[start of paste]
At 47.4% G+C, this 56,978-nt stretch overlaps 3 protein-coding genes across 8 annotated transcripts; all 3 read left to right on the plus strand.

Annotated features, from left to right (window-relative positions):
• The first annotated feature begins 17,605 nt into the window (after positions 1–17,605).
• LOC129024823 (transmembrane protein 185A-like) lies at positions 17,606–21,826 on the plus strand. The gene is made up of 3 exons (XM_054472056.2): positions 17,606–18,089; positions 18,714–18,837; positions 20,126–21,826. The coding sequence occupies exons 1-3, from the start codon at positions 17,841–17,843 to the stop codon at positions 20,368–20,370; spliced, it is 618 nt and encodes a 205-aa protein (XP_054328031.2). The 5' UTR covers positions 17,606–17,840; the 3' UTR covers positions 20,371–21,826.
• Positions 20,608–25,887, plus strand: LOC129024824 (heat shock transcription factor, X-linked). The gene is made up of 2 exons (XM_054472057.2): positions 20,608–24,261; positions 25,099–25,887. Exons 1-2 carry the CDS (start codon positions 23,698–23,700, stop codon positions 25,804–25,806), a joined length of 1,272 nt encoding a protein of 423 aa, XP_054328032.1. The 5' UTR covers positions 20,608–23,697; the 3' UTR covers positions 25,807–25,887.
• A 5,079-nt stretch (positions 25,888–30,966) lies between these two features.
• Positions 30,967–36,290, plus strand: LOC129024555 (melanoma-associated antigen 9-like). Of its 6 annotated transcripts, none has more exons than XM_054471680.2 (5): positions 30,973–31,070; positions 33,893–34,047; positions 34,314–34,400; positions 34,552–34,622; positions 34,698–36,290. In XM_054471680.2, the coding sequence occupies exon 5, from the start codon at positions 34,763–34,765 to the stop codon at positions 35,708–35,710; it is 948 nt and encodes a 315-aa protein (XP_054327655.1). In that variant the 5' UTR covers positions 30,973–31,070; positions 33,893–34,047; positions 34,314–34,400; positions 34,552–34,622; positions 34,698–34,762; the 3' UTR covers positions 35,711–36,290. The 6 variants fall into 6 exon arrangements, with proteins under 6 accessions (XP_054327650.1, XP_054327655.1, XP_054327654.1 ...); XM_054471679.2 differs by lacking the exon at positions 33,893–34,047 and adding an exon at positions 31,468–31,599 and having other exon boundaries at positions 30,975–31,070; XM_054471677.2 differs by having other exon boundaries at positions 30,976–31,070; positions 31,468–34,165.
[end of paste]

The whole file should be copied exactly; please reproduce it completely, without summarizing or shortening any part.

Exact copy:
At 47.4% G+C, this 56,978-nt stretch overlaps 3 protein-coding genes across 8 annotated transcripts; all 3 read left to right on the plus strand.

Annotated features, from left to right (window-relative positions):
• The first annotated feature begins 17,605 nt into the window (after positions 1–17,605).
• LOC129024823 (transmembrane protein 185A-like) lies at positions 17,606–21,826 on the plus strand. The gene is made up of 3 exons (XM_054472056.2): positions 17,606–18,089; positions 18,714–18,837; positions 20,126–21,826. The coding sequence occupies exons 1-3, from the start codon at positions 17,841–17,843 to the stop codon at positions 20,368–20,370; spliced, it is 618 nt and encodes a 205-aa protein (XP_054328031.2). The 5' UTR covers positions 17,606–17,840; the 3' UTR covers positions 20,371–21,826.
• Positions 20,608–25,887, plus strand: LOC129024824 (heat shock transcription factor, X-linked). The gene is made up of 2 exons (XM_054472057.2): positions 20,608–24,261; positions 25,099–25,887. Exons 1-2 carry the CDS (start codon positions 23,698–23,700, stop codon positions 25,804–25,806), a joined length of 1,272 nt encoding a protein of 423 aa, XP_054328032.1. The 5' UTR covers positions 20,608–23,697; the 3' UTR covers positions 25,807–25,887.
• A 5,079-nt stretch (positions 25,888–30,966) lies between these two features.
• Positions 30,967–36,290, plus strand: LOC129024555 (melanoma-associated antigen 9-like). Of its 6 annotated transcripts, none has more exons than XM_054471680.2 (5): positions 30,973–31,070; positions 33,893–34,047; positions 34,314–34,400; positions 34,552–34,622; positions 34,698–36,290. In XM_054471680.2, the coding sequence occupies exon 5, from the start codon at positions 34,763–34,765 to the stop codon at positions 35,708–35,710; it is 948 nt and encodes a 315-aa protein (XP_054327655.1). In that variant the 5' UTR covers positions 30,973–31,070; positions 33,893–34,047; positions 34,314–34,400; positions 34,552–34,622; positions 34,698–34,762; the 3' UTR covers positions 35,711–36,290. The 6 variants fall into 6 exon arrangements, with proteins under 6 accessions (XP_054327650.1, XP_054327655.1, XP_054327654.1 ...); XM_054471679.2 differs by lacking the exon at positions 33,893–34,047 and adding an exon at positions 31,468–31,599 and having other exon boundaries at positions 30,975–31,070; XM_054471677.2 differs by having other exon boundaries at positions 30,976–31,070; positions 31,468–34,165.